Friday, June 2, 2017


And so it begins. A trip to Peru, iquitos more specifically.

There something about riding some sort of public transportation that I enjoy. Especially in the morning. Hushed background noise and the murmer of people talking quietly. It's difficult to understand each conversation, they blend into the background noise i but can tell it's human interaction. I don't even think it's English, but it's comforting.

Check in at the airport was easy, just like the other trips. This group however is a different group than op-walk. This is global health initiatives(GHI), a group connected with Porter hospital, Centura health. GHI has been going to Iquitos for many years performing surgeries, community health and building structures for future trips. Stay tuned to see what's found.

Craig RN

Thursday, April 21, 2016

The End of the trip.

So yesterday wasn't as early. I set the alarm for 6am, so I could sit and drink some coffee before going to the hospital at 7. Most of the patients had gone home already, I think there were 13 left. We did labs In the morning, then I finished packing the PACU as Trent helped fill in the holes for everybody else. In total 11 pts were discharged or ready for discharging by the time Miranda left at 11 or so. Miranda and Jena had things covered from a nursing standpoint so Miranda sent the rest of us to the hotel at 10. One of the many great success stories of this trip was this lady. She had knees that were damaged so bad that when she walked her shins went sideways about 35degrees. Her knees were so complicated that Dr Dennis decided to do one knee one day and the next knee the next day. She went home the following day on tylenol and tramadol. The Physical Therapist working with her asked if she wanted to do her last session in her shoes and the patient said that she didn’t own any. Carol, the PT, then gave her the shoes off of her feet.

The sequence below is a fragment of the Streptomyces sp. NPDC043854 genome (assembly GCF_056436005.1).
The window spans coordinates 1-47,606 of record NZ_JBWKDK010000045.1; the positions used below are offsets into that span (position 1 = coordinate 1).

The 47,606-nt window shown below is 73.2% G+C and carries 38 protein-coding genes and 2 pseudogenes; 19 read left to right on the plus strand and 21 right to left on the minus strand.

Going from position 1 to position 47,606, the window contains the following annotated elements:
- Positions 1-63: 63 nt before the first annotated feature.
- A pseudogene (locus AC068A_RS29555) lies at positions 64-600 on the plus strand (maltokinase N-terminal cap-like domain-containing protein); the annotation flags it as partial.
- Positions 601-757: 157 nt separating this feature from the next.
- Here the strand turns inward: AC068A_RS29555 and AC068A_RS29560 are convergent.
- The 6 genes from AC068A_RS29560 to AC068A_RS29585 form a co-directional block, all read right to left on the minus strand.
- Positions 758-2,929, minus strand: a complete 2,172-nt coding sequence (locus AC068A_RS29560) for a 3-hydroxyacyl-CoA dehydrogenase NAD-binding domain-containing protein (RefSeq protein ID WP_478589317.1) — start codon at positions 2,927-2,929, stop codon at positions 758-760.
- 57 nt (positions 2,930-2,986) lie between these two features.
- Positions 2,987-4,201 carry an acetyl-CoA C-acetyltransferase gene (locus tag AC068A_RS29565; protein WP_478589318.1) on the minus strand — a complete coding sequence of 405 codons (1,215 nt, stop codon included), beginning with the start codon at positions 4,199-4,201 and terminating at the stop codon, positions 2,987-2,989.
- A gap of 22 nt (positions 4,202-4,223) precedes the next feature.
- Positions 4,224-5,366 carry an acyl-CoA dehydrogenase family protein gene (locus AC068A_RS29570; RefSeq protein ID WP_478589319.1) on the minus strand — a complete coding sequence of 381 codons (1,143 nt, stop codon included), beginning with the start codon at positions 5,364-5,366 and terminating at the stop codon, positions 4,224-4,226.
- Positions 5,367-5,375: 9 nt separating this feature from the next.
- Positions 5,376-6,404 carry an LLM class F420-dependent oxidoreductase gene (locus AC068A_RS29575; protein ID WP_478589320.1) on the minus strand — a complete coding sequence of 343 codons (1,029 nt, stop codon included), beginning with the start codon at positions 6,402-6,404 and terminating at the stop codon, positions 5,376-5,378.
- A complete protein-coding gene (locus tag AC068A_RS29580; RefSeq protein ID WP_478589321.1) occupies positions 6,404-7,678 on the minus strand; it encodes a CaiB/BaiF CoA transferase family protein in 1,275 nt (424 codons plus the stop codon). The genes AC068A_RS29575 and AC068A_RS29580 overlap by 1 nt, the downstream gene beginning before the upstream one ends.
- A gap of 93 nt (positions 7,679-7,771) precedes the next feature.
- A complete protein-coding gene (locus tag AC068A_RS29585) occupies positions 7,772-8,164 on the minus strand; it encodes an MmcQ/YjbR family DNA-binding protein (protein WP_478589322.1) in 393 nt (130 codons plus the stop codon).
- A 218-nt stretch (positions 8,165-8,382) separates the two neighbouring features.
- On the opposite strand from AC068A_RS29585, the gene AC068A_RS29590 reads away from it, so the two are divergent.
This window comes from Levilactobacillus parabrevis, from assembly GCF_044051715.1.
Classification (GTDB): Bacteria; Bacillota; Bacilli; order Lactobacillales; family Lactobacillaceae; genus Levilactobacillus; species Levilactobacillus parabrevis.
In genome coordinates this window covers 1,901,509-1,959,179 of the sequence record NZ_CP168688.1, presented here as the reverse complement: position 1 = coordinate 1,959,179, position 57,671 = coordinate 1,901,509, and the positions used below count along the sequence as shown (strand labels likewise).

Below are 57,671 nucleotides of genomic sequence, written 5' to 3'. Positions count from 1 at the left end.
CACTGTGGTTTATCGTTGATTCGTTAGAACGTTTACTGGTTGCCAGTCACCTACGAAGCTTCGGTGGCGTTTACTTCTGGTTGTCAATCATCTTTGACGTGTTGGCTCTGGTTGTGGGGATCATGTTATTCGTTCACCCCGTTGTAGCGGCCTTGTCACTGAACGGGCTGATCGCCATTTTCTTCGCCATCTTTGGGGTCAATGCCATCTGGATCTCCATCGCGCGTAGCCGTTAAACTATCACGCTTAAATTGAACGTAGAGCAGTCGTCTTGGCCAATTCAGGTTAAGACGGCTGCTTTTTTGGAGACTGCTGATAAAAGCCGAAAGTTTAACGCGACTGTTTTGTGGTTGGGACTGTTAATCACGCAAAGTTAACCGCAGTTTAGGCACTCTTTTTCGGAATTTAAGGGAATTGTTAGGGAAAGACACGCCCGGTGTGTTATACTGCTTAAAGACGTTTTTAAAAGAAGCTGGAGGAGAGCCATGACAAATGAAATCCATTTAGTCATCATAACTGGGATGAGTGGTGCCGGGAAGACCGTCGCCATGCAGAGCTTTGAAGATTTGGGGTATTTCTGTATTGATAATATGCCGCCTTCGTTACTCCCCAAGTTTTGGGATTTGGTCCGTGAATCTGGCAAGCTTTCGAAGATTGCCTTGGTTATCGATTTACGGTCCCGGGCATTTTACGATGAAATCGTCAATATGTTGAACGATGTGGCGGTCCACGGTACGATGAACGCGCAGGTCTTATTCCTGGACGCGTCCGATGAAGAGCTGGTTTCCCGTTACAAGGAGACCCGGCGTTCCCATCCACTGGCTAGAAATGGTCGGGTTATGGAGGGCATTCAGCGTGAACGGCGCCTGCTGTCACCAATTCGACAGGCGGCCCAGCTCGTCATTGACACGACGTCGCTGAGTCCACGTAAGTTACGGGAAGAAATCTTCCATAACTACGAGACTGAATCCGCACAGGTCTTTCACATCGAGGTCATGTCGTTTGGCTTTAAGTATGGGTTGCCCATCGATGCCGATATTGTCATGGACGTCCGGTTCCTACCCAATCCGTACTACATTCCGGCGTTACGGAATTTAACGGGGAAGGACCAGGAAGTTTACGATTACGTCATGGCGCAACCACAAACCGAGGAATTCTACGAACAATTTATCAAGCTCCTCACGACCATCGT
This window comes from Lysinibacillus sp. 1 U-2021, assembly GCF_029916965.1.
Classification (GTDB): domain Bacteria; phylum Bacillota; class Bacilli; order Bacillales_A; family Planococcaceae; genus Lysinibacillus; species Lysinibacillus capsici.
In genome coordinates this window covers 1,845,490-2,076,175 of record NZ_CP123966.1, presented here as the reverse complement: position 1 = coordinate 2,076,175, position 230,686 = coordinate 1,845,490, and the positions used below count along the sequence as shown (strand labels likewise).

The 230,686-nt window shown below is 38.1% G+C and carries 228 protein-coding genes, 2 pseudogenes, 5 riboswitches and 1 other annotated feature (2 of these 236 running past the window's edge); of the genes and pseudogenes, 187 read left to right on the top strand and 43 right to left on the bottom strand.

I gave her the Colorado Rockies hat.
I'm gonna pause here to say that I am not too sure about the times, things are blending together a bit. I am writing this on the plane, flying to Denver. I thought I would do it while it was still "fresh" in my mind. So much for that.

So anyways we sat by the pool when we got back for an hour or so then we had a beach trip to the gulf. A resort reserved for the team. We work hard then we play hard! Beautiful place for the end of the trip. The view to the south was lush mountains on the left and the sunset on the right. It was perfect timing. From left to right. Clouds wrapping and cascading over the peaks of the mountains, the surf was gently crashing on the sand, the sun falling slowly to the horizon. 

Everybody enjoyed each other's company and conversations were easy. Just a bunch of people sharing a passion of giving of their selves to others.
Trent and I talked Monday evening about what went well and what we could improve upon. Unusual for me, I wrote the ideas down instead of relying on my memory. Soon Miranda will get us all together and we will all do the same thing. Looking forward to the next trip!!!

Our hotel from across the street, Hilton Princess.

A community on the way to the beach.

The last day of morning rounds.

Parting shot.

Tuesday, April 19, 2016

What motivates you.......

What a fabulous couple of days. So many beautiful spirits. The people of Honduras have been very gracious hosts and very thankful patients. It's very hard to put into words what these trips are like, emotionally, mentally and physically. Every person on the trip is such an integral part of the machine.

We completed 70 joint replacement this trip. The country of Honduras does about 100 a year. Think about that,,,,,, we have replaced nearly as many joints in this one week as the local hospital can do in a year. And it's not due to the talent of the medical system here. There are many capable PT's, RNs and doctors here. I would guess it's the availability of the prosthesis and the cost. This is a very poor country.

Trent and I have been talking with many of the translators about Honduras and specifically San Pedro sula. They have grown up here, lived their lives here, have been educated here. Everybody I have talked to feels safe because they know his to live here. One young woman, a med student, laughed when I asked her about it. She said "oh, I hear in America about all of the mass killings and random shootings. I think it's dangerous there. At least here I know I am safe, because I know where to go and not go."

Sunday, at the end of the day, we had all but 2 cases completed. It was a long day. The Op-Walk Denver organization took every body out for dinner. Steak and lobster. Let me tell you that it was excellent.